When first bought, the property was chaotic and overgrown and dozens of the mature trees were moved so it could be approached as a blank canvas. "Then we sat down and designed the garden with the architects."

There was a copse of nashi pear trees, left over from an earlier era. "If you wanted a house on rural land, you had to show economic use, so they planted all these nashi pear trees. They were completely tangled, so we ripped them all out."
 
The immaculate parterre rose garden the owner has established has 140 roses, and elsewhere there are 200 camellias and about 1000 rhododendrons, which are being moved into colour co-ordinated plots as they flower and reveal themselves.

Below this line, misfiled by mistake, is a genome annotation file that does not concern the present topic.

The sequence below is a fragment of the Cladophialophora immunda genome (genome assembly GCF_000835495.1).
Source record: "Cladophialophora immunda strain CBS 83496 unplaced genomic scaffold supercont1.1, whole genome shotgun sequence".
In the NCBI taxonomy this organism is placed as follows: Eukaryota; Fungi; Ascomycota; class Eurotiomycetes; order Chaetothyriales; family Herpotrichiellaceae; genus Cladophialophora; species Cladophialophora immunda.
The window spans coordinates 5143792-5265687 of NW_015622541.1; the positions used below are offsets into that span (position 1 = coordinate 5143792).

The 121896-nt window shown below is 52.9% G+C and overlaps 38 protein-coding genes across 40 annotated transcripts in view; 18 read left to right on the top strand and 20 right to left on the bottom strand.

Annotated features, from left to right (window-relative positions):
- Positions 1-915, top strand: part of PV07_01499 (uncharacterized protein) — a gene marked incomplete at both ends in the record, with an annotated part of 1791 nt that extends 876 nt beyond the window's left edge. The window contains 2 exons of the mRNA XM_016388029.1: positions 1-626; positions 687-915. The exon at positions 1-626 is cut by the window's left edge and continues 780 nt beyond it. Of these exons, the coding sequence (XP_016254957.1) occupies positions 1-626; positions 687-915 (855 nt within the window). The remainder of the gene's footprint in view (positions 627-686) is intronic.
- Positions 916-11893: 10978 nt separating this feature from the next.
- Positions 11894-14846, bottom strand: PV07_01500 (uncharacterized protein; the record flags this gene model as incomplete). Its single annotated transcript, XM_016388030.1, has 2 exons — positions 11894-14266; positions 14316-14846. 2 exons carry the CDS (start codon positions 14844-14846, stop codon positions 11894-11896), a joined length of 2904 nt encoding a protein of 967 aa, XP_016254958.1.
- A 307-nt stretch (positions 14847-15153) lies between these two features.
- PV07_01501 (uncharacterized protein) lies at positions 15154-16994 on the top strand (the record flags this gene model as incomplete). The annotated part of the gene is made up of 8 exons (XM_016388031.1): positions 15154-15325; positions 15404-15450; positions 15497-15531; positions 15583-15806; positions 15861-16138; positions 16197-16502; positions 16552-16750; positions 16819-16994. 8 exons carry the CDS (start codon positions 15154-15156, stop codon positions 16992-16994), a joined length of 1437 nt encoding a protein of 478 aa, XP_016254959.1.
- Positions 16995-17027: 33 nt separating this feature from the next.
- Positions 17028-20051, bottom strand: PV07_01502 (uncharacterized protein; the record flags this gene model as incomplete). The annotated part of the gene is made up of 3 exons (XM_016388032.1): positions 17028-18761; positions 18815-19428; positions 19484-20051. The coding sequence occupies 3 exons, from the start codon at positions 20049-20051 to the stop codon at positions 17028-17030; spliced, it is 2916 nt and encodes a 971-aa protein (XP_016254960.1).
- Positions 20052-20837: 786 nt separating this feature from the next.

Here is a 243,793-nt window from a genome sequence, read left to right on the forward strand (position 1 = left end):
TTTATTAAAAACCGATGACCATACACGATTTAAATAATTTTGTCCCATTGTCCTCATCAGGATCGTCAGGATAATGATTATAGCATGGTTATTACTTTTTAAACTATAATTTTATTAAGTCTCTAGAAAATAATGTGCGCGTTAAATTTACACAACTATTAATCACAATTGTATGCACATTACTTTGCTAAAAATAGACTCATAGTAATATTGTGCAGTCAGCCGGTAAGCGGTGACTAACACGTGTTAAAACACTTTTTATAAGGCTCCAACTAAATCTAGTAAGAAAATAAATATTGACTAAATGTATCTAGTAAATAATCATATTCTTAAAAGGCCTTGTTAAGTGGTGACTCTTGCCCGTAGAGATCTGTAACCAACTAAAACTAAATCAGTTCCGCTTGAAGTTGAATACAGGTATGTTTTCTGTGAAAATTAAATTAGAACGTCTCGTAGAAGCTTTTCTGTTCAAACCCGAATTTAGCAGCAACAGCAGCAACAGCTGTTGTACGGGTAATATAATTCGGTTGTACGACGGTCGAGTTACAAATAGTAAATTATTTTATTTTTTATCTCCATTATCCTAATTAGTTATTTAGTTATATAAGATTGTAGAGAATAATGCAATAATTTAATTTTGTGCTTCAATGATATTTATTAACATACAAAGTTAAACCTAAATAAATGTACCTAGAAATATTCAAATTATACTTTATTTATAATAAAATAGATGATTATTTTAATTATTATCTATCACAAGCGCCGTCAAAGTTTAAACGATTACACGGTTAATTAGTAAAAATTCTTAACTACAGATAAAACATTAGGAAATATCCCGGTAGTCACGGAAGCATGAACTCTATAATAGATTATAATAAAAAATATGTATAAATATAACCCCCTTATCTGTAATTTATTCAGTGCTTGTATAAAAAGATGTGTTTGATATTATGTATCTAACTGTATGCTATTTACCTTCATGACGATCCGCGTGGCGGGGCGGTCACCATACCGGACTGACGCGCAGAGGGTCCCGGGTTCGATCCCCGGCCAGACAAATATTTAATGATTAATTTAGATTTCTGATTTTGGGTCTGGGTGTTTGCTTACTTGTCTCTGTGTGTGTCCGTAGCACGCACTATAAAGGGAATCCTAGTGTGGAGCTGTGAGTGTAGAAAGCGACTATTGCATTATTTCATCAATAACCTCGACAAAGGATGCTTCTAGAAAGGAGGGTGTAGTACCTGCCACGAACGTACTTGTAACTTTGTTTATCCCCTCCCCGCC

Roger Pollard, of Morgan & Pollard, previously the foreman at the Botanic Gardens, maintains the garden and is involved with its evolution.
Ducks, small birds and blue herons stop over regularly at the well-stocked fishpond, with its water lilies, clustering reeds, and volcanic rock landscaping.

An adjacent orchard is sorting itself into productive (to remain) and non-productive (to be removed) trees, and a thriving native garden winds towards the back of the garden, which is bounded by the Styx River.

Once the garden is fully developed, the owner plans to host garden tours. Until then, he is enjoying watching it all take shape.

There's a genteel, laidback calm to this house and property near the airport. And as you drive away, the large mature trees seem to close off behind you, and once more Rhett Butler's words hang in the air. "Frankly, my dear ..."